Section 902 of PPA ’06 also amended section 514 of ERISA to preempt any State law which would directly or indirectly prohibit or restrict the inclusion in any plan of an automatic contribution arrangement. The Secretary of Labor is authorized to prescribe regulations which would establish minimum standards that such an arrangement would be required to satisfy in order for this preemption to apply to such an arrangement. The definition of an automatic contribution arrangement under section 514 of ERISA is generally the same as the definition of an EACA under section 414(w)(3), (including the requirement that automatic contributions under the arrangement must be invested in accordance with regulations prescribed by the Secretary of Labor under section 404(c)(5) of ERISA), but the definition does not include a notice requirement. However, section 514(e)(3) of ERISA requires a notice to be provided to each participant to whom the arrangement applies. As in the case for the notice under section 404(c)(5)(B) of ERISA, the specific timing and content requirements under section 514(e)(3) of ERISA are generally the same as the notice requirements under section 414(w)(4), but the interpretative jurisdiction for that notice is also with the DOL.

Explanation of Provisions

1. Qualified Automatic Contribution Arrangement under Section 401(k)(13)

The proposed regulations would amend §§1.401(k)-3 and 1.401(m)-3 to reflect the provisions of sections 401(k)(13) and 401(m)(12) for a QACA, the new design-based safe harbor for satisfying the ADP and ACP tests. To the extent that the requirements to be a QACA are the same as those for the safe harbor described in sections 401(k)(12) and 401(m)(11), these proposed regulations would apply the existing rules currently in §§1.401(k)-3 and 1.401(m)-3 to a QACA. Thus, for example, because §1.401(k)-3(e) applies to a QACA, except to the extent otherwise provided in section 1107 of PPA ’06 or §1.401(k)-3(f) or §1.401(k)-3(g), the plan provision implementing the QACA for an existing qualified CODA would be required to be adopted before the first day of the plan year and remain in effect for an entire 12-month plan year. Similarly under §1.401(k)-3(c)(6), a plan would be permitted to limit the amount of elective contributions that may be made by an eligible employee under the QACA, provided that each NHCE who is an eligible employee generally is permitted to make elective contributions in an amount that is at least sufficient to receive the maximum amount of matching contributions available under the plan for the plan year, and the employee is permitted to elect any lesser amount of elective contributions.

In order to be a QACA, the plan must provide a specified schedule of automatic contributions (called qualified percentages) for each eligible employee beginning with an initial minimum qualified percentage of 3 percent of compensation. This minimum qualified percentage begins when the employee first participates in the automatic contribution arrangement that is intended to be a QACA and ends on the last day of the following plan year. Thus, this initial period for a participant could last as long as two full plan years. After this initial period, the minimum qualified percentage increases by 1 percent for each of the next three plan years. Thus, the minimum qualified percentage for the plan year after the initial period is 4 percent. This minimum qualified percentage increases to 5 percent for the next plan year, and then is 6 percent for all plan years thereafter. These are merely minimum qualified percentages. Thus, a QACA can provide for higher percentages. For example, a QACA could provide for a qualified percentage in the initial period of 4 percent of compensation. If a plan did so, it could also provide a 4 percent qualified percentage for the plan year after the initial period (the statutory minimum percentage for that plan year), 5 percent in the next plan year and 6 percent thereafter. However, the qualified percentage can at no time exceed 10 percent of compensation.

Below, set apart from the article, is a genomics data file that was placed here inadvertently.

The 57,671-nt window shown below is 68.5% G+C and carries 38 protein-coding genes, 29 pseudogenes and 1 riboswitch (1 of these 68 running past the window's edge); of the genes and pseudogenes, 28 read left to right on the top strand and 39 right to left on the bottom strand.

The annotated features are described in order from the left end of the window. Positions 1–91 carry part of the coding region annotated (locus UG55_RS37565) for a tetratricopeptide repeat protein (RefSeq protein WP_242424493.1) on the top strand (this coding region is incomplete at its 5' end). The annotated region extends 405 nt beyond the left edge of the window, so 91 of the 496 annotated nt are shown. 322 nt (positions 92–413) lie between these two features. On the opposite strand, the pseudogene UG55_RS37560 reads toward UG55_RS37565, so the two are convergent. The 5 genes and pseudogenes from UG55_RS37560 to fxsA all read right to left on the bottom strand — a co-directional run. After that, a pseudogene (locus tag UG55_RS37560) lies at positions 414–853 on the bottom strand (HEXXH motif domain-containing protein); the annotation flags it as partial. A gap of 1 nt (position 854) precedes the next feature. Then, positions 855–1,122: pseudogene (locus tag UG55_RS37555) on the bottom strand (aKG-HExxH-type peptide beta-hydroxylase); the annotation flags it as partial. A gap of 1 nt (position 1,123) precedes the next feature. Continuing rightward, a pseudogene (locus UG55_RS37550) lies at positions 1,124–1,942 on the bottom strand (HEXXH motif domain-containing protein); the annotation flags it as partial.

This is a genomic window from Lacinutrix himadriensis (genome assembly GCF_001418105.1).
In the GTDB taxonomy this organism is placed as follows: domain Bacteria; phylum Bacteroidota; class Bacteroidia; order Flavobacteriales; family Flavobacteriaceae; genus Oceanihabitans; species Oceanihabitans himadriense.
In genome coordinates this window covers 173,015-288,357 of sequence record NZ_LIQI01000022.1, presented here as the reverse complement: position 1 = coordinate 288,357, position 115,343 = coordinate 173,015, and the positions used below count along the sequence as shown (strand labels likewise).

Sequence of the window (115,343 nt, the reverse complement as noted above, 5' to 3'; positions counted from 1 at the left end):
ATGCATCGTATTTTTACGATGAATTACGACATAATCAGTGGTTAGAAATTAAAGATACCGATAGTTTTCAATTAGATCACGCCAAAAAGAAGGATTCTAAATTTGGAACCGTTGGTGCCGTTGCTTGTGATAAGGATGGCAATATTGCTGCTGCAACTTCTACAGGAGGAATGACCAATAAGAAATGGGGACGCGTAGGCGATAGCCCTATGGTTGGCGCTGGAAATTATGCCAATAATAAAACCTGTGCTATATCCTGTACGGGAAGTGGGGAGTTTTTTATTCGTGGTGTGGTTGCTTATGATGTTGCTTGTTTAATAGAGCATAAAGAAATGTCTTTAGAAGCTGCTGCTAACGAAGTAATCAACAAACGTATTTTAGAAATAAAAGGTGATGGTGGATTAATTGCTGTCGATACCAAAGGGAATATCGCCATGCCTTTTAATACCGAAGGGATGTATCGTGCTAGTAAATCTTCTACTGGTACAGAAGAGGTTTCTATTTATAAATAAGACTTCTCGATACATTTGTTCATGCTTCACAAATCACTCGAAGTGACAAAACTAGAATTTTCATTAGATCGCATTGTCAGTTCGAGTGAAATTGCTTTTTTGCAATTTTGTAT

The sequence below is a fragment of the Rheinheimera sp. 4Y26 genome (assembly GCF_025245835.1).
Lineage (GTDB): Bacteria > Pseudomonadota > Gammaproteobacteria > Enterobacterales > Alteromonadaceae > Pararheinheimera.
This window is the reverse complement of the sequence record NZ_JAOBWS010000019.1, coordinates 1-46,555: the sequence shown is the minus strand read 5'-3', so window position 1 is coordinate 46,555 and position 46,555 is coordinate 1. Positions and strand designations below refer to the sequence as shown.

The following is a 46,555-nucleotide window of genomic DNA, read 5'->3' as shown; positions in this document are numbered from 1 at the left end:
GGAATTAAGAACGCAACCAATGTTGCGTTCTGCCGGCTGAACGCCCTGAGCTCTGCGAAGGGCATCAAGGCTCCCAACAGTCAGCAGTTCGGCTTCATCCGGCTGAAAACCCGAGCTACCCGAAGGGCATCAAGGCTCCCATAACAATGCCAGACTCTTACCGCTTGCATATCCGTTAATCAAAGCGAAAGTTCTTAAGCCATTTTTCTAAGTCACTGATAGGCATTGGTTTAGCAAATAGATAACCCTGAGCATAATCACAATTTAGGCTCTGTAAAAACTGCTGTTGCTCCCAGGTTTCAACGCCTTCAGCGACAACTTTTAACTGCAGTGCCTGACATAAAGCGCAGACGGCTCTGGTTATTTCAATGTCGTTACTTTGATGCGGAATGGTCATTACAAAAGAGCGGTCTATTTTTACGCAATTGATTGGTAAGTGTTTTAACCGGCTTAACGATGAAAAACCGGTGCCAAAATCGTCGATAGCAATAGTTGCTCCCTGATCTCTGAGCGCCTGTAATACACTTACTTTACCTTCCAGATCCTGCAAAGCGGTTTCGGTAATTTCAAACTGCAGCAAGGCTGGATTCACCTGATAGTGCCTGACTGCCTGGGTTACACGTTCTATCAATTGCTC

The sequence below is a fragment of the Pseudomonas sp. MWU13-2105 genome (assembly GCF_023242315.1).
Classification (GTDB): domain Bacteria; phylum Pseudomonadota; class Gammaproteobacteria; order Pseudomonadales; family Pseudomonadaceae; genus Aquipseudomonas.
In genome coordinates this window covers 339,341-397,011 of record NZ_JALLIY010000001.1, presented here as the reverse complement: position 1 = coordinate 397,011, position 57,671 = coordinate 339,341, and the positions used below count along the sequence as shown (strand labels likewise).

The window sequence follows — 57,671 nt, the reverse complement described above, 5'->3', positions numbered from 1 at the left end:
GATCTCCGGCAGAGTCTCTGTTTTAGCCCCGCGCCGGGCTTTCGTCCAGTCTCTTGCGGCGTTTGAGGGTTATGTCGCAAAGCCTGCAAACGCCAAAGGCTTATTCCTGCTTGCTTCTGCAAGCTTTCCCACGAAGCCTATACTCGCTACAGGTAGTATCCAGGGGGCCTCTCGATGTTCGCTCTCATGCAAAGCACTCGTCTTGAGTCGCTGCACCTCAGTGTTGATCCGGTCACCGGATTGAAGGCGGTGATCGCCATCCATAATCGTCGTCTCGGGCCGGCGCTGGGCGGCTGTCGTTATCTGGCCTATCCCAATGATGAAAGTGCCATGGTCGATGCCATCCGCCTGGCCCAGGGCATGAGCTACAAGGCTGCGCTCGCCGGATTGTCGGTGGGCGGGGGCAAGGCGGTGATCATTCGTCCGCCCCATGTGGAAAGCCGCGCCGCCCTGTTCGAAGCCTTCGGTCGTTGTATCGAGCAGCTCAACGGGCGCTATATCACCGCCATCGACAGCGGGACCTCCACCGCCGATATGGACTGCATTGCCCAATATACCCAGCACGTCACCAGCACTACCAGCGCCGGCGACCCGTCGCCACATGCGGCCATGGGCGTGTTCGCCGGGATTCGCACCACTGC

Under section 401(k)(13)(C)(iii), the qualified percentage must be applied uniformly to all eligible employees. The proposed regulations would provide that a plan does not fail this requirement merely because the percentage varies for the following reasons: (1) the percentage varies based on the number of years an eligible employee has participated in the automatic contribution arrangement intended to be a QACA; (2) the rate of elective contributions under a cash or deferred election that is in effect on the effective date of the default percentage under the QACA is not reduced; or (3) the amount of elective contributions is limited so as not to exceed the limits of sections 401(a)(17), 402(g) (determined with or without catch-up contributions described in section 402(g)(1)(C) or section 402(g)(7)) or 415. Further, the proposed regulations would provide that a cash or deferred arrangement does not fail to satisfy the uniformity requirement merely because an employee is not automatically enrolled during a period that the employee is not permitted to make elective contributions because of the requirement to suspend elective contributions for a 6-month period following a hardship distribution. In the case of an employee whose elective contributions have been suspended (for example, because of a hardship distribution), the plan must provide that the employee will, at the end of the suspension period, resume elective contributions at the level (percentage) that would apply if the suspension had not occurred.